12 thoughts on “The Future is Unevenly Distributed – Tech Should Fix That”

  1. Physician, heal thyself: reciprocally, stuff is happening outside of Silicon Valley that is / would be well worth analyzing ;-p

  2. This article made me rather angry. We benighted people who live outside the US have computers too, you know. We even have wifi! And, believe it our not, we have entrepreneurs of our own. Startups! Even (gasp!) internet based tech companies. We don’t have to wait for the kind benevolence of our colonial masters in the US to come to provide us with tech based services.

    And if the tech startups landscape is not as overgrown and overfull out here as it is in America, maybe that speaks not to our primitive backwardness or to how our government regulators are not as spineless and supine as America’s are, but to the fact that the US tech industry is in a massive bubble. Maybe we are better off without the malevolent influence of a world of startups invented by overgrown man-children who are trying to replace their mothers, or of tech giants run by Ayn Rand-worshipping sociopaths.

    Maybe the flyover part of the US is equally better off without that malevolent influence. Maybe we should just give the entire silicon valley startup culture a one way ticket to Mars, without any spacesuits.

    1. You seem to have rather missed the point of the article – clearly, there’s lots of innovation happening in other countries too, and this is a call to the US tech industry to do better in spreading its technology specifically.

      1. “a call to the US tech industry to do better in spreading its technology specifically.”

        So they can spread their corrosive sociopathy even more widely throughout the world? No thank you.

        You seem to have rather missed the point of my comment. Amazon, which you think it’s a great pity has not spread its tentacles more deeply into the American heartland, is an evil company run by an evil sociopath. It does not give to charity, its hiring practices for tech positions are so lopsided towards single white men that Seattle has a massive problem with prostitution now because there’s such a gender imbalance in the city. It immiserates its warehouse employees while working them to death, refuses to allow them to form unions, and it is single handedly responsible for gutting massive parts of the retail industry in every country where it operates. It’s a monopolistic company that ought to have been broken up a long time ago except that it benefits from the supine and dysfunctional regulatory climate of your government. I never buy from Amazon unless I have no other choice.

        But you and every other tech pundit I have ever seen pontificating on the Internet thinks that it’s the cat’s pajamas and loves it. You don’t care that it’s an evil company that has a corrosive and evil influence on everything it touches, you just care about being able to buy stuff cheap and have it shipped to you overnight for free. “Screw the rest of the world, I’ve got what I care about.” Hmm, sounds familiar. I mentioned that silicon valley is infested with sociopaths. And tech pundits are overwhelmingly part of the silicon valley culture. I’m not saying you are a sociopath yourself – maybe you’ve just been swimming in the tech industry cesspool so long that you’ve convinced yourself that sewage is fresh water.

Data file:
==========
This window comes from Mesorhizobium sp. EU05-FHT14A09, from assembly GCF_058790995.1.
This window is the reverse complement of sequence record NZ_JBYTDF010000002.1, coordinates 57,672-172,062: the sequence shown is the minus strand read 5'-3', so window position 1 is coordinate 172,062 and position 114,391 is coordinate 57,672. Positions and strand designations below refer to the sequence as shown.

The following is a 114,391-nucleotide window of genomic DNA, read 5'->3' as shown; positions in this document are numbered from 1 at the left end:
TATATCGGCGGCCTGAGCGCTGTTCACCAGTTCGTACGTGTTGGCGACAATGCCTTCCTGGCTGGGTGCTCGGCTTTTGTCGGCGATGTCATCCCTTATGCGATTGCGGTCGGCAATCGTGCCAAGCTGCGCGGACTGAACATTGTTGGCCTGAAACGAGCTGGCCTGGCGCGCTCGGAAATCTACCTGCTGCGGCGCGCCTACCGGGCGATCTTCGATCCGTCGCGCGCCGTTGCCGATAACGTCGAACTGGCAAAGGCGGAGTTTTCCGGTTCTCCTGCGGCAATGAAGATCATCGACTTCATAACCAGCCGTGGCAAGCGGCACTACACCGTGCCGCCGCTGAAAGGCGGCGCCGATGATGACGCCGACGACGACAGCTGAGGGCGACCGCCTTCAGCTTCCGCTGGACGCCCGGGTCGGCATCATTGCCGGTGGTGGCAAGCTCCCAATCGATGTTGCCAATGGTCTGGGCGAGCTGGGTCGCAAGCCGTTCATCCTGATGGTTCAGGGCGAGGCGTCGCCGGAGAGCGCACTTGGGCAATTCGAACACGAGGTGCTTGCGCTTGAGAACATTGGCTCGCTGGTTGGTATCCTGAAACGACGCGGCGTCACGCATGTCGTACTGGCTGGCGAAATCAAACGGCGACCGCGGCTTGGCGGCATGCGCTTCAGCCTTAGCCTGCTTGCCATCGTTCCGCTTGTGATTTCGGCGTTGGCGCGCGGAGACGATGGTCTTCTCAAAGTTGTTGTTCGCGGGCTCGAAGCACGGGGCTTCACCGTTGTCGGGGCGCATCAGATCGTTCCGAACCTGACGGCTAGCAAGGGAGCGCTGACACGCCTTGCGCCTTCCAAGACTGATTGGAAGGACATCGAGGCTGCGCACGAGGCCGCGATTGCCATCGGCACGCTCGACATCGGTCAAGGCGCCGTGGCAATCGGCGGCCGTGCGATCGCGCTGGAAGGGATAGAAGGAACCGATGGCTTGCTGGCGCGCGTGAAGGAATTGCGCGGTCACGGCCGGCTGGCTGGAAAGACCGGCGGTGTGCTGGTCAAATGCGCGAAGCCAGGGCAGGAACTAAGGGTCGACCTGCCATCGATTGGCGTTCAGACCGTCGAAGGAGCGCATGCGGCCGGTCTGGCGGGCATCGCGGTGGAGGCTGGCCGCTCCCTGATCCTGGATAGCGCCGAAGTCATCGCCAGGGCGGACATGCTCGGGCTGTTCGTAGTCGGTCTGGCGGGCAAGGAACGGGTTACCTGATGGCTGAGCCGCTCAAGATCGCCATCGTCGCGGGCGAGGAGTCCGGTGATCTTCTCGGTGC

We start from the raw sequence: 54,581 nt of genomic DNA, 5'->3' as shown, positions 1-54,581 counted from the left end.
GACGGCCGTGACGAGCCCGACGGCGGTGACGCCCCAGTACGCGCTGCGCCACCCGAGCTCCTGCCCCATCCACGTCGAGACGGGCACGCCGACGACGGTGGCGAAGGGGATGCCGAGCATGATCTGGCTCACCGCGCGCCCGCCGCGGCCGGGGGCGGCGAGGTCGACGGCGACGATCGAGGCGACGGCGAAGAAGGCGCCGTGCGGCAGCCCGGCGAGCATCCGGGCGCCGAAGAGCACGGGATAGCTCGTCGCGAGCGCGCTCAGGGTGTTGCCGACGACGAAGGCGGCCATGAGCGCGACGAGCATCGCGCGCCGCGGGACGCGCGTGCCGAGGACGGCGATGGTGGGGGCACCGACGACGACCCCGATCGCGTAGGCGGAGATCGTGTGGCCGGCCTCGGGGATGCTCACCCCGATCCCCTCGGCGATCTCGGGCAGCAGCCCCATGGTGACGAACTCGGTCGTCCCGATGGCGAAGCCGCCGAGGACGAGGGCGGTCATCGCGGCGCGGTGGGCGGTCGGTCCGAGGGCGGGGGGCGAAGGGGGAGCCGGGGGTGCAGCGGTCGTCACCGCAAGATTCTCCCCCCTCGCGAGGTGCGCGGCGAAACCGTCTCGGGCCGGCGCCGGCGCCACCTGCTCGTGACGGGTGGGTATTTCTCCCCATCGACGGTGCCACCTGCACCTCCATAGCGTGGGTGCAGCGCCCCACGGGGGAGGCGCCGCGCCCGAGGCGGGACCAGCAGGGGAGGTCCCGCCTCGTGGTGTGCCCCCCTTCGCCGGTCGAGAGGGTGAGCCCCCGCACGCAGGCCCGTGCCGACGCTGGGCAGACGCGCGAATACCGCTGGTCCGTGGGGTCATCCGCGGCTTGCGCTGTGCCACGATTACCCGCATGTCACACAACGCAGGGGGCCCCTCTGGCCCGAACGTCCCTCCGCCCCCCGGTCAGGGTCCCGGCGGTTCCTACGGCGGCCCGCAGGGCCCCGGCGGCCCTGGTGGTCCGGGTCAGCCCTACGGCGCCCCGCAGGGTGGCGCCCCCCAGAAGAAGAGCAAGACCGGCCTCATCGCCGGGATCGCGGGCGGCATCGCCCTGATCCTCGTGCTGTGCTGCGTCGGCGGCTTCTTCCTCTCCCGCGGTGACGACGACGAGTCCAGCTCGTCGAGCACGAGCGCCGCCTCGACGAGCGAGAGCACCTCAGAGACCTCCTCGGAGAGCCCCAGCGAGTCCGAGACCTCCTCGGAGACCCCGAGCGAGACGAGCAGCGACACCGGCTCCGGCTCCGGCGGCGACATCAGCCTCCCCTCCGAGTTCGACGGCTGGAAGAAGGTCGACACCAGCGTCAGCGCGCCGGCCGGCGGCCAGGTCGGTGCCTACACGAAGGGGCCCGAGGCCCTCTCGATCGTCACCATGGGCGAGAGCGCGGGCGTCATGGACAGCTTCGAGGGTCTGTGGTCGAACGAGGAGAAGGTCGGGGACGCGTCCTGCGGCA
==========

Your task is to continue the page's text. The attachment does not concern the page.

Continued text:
1. Americans really don’t seem aware that people living outside the US don’t actually think America is all that great. Nice place to visit once in a while but I’d never, ever live there.

          I’m Canadian and I think Canada is pretty cool, as do my friends and family, but I don’t think I’ve ever heard any of them say Canada is the greatest country on earth, because we’re aware there are a lot of really great countries. I don’t think it’s just the US tech industry in a bubble, I think America is in a bubble.

          1. The most annoying thing is that when you call Americans on their arrogant self-centeredness, they gaslight you and claim that they weren’t actually doing what they had just been doing, as Mr Dawson did in his reply to my comment just above.

          2. Do I dare make a parallel with the iBubble ? I feel that I should, but also that it would be pointless and in slightly bad taste… Oh well, that’s never stopped me.

            Hey, one could make a parallel with all those iFans who are utterly convinced that all innovation and all good things only happen in the iBubble, who don’t really know anything else (knowing sometihing takes more than a lay-over), and who use material success to define superior.

          3. I know lots of people that use Apple gear, none of them think that only Apple innovates and none of them think Apple is great just because the company makes a lot of money.

            The Apple users I know use Apple products and services because they meet our needs very well and deliver a lot of value. If Apple isn’t a good fit for you, great, use something else. Do you see me constantly whining and complaining about Android? Nope. Because I think Android, Windows, whatever, are perfectly good choices. Use what works for you.

            You seem stuck in the 1990s Apple hate bubble.

  3. Okay, sole American to post so far….

    Hubris? We have it in spades. Not always pretty… Okay, never pretty.
    Corporatocracy? Yep! It sucks.You all seem to support it.
    Hate on Amazon? Hate away! Good! Be critical!

    Yet with the exception of Obartelemy (and me, I’m a cynic), everyone is an Apple fan. There’s a disconnect.

    And I’m also reasonably sure that this is an investment crowd. This site is run by bookies, er..analysts, and many other bookies are often quoted. Safe bet, these are capitalists.
    So you can imagine how refreshing I find Mr. Dawson’s “Technological Socialism” post. I don’t mind, “feel the Bern!”…